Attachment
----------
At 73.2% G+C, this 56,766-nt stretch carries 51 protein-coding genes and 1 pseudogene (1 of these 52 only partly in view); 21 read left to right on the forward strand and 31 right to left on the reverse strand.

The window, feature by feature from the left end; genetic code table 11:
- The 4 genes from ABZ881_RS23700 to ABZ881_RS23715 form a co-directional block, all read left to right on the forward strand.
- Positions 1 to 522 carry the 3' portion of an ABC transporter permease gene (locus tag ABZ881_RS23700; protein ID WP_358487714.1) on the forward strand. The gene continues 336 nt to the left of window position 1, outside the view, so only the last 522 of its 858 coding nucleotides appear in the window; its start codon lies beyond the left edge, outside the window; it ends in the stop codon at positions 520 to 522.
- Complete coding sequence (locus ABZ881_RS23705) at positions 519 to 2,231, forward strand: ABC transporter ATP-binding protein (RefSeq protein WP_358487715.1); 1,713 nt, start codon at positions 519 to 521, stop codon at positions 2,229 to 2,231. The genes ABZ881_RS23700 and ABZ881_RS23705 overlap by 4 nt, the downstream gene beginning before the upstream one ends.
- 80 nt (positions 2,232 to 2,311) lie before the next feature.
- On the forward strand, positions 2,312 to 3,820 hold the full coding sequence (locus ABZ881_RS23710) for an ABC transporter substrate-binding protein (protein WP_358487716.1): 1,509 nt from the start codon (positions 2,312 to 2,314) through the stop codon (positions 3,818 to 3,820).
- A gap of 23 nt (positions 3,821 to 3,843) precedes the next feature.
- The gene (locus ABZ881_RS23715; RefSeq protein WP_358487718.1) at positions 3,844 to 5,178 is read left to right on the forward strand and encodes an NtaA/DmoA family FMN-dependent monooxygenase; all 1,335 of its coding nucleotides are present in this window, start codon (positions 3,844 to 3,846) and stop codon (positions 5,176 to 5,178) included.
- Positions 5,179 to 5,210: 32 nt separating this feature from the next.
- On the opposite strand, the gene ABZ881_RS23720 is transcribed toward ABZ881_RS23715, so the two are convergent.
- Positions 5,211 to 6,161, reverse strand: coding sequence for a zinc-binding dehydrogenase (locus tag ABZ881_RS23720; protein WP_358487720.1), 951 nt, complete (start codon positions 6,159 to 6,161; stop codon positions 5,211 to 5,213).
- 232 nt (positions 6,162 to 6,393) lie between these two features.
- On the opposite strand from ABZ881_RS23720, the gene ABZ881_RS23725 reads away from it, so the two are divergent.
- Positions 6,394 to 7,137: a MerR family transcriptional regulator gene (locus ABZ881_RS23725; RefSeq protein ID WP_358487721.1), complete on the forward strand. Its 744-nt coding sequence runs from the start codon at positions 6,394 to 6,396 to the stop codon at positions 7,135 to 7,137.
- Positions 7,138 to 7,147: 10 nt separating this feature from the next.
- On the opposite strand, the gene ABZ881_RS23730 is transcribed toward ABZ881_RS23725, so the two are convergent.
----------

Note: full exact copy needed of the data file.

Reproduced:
At 73.2% G+C, this 56,766-nt stretch carries 51 protein-coding genes and 1 pseudogene (1 of these 52 only partly in view); 21 read left to right on the forward strand and 31 right to left on the reverse strand.

The window, feature by feature from the left end; genetic code table 11:
- The 4 genes from ABZ881_RS23700 to ABZ881_RS23715 form a co-directional block, all read left to right on the forward strand.
- Positions 1 to 522 carry the 3' portion of an ABC transporter permease gene (locus tag ABZ881_RS23700; protein ID WP_358487714.1) on the forward strand. The gene continues 336 nt to the left of window position 1, outside the view, so only the last 522 of its 858 coding nucleotides appear in the window; its start codon lies beyond the left edge, outside the window; it ends in the stop codon at positions 520 to 522.
- Complete coding sequence (locus ABZ881_RS23705) at positions 519 to 2,231, forward strand: ABC transporter ATP-binding protein (RefSeq protein WP_358487715.1); 1,713 nt, start codon at positions 519 to 521, stop codon at positions 2,229 to 2,231. The genes ABZ881_RS23700 and ABZ881_RS23705 overlap by 4 nt, the downstream gene beginning before the upstream one ends.
- 80 nt (positions 2,232 to 2,311) lie before the next feature.
- On the forward strand, positions 2,312 to 3,820 hold the full coding sequence (locus ABZ881_RS23710) for an ABC transporter substrate-binding protein (protein WP_358487716.1): 1,509 nt from the start codon (positions 2,312 to 2,314) through the stop codon (positions 3,818 to 3,820).
- A gap of 23 nt (positions 3,821 to 3,843) precedes the next feature.
- The gene (locus ABZ881_RS23715; RefSeq protein WP_358487718.1) at positions 3,844 to 5,178 is read left to right on the forward strand and encodes an NtaA/DmoA family FMN-dependent monooxygenase; all 1,335 of its coding nucleotides are present in this window, start codon (positions 3,844 to 3,846) and stop codon (positions 5,176 to 5,178) included.
- Positions 5,179 to 5,210: 32 nt separating this feature from the next.
- On the opposite strand, the gene ABZ881_RS23720 is transcribed toward ABZ881_RS23715, so the two are convergent.
- Positions 5,211 to 6,161, reverse strand: coding sequence for a zinc-binding dehydrogenase (locus tag ABZ881_RS23720; protein WP_358487720.1), 951 nt, complete (start codon positions 6,159 to 6,161; stop codon positions 5,211 to 5,213).
- 232 nt (positions 6,162 to 6,393) lie between these two features.
- On the opposite strand from ABZ881_RS23720, the gene ABZ881_RS23725 reads away from it, so the two are divergent.
- Positions 6,394 to 7,137: a MerR family transcriptional regulator gene (locus ABZ881_RS23725; RefSeq protein ID WP_358487721.1), complete on the forward strand. Its 744-nt coding sequence runs from the start codon at positions 6,394 to 6,396 to the stop codon at positions 7,135 to 7,137.
- Positions 7,138 to 7,147: 10 nt separating this feature from the next.
- On the opposite strand, the gene ABZ881_RS23730 is transcribed toward ABZ881_RS23725, so the two are convergent.